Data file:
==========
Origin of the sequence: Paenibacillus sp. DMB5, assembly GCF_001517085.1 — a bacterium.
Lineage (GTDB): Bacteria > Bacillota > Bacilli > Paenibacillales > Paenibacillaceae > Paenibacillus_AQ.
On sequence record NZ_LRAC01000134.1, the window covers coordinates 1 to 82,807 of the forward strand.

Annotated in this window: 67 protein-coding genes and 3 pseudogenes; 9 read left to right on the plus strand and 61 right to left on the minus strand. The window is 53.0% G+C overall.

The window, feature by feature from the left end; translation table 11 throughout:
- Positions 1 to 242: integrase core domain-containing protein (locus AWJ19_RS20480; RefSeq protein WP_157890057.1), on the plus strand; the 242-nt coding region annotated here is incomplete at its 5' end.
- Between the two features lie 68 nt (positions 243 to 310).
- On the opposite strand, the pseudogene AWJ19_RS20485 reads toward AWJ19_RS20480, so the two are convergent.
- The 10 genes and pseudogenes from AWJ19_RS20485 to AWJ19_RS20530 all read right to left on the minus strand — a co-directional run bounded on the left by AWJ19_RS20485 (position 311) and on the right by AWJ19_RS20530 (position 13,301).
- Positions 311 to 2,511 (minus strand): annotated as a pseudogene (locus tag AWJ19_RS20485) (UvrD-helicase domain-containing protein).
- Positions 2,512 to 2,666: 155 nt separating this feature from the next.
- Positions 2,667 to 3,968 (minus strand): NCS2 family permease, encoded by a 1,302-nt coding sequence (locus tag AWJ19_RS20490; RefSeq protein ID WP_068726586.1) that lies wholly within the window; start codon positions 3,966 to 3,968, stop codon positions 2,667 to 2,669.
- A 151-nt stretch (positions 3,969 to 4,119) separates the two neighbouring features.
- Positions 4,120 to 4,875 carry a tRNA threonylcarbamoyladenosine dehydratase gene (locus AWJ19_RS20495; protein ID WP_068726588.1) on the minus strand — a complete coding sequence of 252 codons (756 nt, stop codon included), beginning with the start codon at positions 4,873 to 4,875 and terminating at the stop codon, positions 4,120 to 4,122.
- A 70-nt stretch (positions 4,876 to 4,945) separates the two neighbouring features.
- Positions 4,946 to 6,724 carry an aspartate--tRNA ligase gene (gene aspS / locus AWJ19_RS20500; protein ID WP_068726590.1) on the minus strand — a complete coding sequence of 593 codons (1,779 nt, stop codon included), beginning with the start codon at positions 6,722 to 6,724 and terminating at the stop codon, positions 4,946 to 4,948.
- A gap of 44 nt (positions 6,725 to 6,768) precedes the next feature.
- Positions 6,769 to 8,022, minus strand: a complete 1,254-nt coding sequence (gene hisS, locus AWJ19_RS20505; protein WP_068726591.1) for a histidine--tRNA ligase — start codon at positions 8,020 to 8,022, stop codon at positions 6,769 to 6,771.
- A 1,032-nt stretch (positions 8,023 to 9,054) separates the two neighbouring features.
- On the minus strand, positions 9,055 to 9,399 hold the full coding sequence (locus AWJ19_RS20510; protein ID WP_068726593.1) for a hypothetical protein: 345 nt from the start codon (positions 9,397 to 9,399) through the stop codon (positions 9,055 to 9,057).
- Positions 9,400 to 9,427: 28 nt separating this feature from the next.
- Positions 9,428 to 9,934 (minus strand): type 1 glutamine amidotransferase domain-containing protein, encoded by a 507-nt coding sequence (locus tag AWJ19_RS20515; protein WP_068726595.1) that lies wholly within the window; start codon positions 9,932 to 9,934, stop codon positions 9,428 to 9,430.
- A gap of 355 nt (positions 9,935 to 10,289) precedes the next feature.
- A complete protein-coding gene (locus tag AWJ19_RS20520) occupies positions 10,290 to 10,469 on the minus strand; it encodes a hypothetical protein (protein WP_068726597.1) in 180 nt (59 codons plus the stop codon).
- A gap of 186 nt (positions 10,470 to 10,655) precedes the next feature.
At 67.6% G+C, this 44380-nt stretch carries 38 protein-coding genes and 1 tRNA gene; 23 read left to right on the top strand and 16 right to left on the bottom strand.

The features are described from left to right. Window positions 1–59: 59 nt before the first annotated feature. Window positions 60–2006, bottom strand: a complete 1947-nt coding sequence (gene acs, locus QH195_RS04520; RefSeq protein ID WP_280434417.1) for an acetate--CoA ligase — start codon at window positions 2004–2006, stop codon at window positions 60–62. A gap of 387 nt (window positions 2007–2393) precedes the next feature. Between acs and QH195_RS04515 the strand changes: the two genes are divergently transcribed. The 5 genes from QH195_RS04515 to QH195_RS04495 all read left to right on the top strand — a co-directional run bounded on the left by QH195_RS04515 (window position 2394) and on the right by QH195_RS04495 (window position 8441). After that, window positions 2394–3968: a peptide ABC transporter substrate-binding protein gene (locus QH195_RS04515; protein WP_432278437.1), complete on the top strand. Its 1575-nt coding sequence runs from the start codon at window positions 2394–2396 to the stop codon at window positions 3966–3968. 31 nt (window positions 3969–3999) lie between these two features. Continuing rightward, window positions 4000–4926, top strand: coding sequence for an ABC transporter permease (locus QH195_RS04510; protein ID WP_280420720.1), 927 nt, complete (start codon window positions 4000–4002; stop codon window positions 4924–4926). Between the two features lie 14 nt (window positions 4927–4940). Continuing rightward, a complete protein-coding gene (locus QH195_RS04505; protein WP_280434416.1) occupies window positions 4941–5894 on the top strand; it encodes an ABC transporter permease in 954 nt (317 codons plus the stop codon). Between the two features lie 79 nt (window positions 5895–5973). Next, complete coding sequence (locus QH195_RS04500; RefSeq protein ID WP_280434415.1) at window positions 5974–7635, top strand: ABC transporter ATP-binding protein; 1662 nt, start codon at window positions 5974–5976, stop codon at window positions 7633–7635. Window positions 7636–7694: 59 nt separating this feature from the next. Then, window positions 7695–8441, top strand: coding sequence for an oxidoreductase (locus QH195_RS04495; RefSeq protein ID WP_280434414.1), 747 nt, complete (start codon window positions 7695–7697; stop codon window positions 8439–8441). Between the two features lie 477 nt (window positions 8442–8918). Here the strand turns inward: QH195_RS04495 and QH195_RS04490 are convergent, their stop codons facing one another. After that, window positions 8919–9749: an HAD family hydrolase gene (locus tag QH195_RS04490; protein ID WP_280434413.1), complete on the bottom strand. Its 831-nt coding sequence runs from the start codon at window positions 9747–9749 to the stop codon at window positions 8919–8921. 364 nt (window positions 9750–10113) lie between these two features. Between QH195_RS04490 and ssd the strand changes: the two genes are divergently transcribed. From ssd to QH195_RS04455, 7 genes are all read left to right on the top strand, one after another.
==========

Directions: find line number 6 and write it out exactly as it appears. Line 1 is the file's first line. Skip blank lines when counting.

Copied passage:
- Positions 1 to 242: integrase core domain-containing protein (locus AWJ19_RS20480; RefSeq protein WP_157890057.1), on the plus strand; the 242-nt coding region annotated here is incomplete at its 5' end.